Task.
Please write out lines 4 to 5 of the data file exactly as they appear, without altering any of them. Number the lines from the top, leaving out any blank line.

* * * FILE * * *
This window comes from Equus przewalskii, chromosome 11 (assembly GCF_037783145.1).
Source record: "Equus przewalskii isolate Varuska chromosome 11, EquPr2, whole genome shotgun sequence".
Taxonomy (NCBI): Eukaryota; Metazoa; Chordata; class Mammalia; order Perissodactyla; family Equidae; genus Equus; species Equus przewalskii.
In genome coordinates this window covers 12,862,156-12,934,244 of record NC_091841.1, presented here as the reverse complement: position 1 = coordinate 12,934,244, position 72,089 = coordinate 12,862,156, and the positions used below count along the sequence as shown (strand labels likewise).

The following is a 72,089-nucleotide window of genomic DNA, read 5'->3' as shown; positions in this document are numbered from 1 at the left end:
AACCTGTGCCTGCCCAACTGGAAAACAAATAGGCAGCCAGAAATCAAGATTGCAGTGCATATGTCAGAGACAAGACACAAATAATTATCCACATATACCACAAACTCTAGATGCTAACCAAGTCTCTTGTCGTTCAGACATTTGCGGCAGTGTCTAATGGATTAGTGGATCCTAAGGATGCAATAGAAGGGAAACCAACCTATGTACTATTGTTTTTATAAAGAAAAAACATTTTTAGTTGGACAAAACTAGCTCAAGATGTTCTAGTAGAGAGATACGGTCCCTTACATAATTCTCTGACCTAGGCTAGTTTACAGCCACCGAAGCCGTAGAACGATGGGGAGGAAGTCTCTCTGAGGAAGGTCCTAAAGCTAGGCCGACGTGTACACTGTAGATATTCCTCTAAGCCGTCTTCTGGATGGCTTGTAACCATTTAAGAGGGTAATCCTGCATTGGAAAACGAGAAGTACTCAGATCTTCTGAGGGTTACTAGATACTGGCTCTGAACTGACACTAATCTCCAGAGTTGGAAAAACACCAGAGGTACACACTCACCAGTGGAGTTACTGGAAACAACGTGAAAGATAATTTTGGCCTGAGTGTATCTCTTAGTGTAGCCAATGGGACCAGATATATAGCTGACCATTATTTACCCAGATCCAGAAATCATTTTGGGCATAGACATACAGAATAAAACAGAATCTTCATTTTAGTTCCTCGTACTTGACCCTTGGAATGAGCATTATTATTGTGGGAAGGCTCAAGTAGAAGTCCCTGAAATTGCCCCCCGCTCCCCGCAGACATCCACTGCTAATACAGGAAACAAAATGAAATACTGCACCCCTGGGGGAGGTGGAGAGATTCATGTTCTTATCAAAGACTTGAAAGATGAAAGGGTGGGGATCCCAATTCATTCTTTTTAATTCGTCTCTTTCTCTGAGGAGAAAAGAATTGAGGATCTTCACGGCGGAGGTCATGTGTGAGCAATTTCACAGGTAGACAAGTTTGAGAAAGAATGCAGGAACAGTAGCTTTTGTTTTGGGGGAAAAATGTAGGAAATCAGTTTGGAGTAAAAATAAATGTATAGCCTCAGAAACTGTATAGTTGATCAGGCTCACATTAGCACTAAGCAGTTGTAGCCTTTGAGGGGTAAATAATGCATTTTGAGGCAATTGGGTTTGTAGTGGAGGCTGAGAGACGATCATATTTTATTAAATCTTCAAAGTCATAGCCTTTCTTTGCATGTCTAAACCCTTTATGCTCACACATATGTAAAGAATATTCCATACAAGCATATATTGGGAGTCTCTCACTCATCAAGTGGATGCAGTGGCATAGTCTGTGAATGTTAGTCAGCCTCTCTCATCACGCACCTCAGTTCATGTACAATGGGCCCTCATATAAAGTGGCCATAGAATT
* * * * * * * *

In genome coordinates this window covers 12,862,156-12,934,244 of record NC_091841.1, presented here as the reverse complement: position 1 = coordinate 12,934,244, position 72,089 = coordinate 12,862,156, and the positions used below count along the sequence as shown (strand labels likewise).

The following is a 72,089-nucleotide window of genomic DNA, read 5'->3' as shown; positions in this document are numbered from 1 at the left end: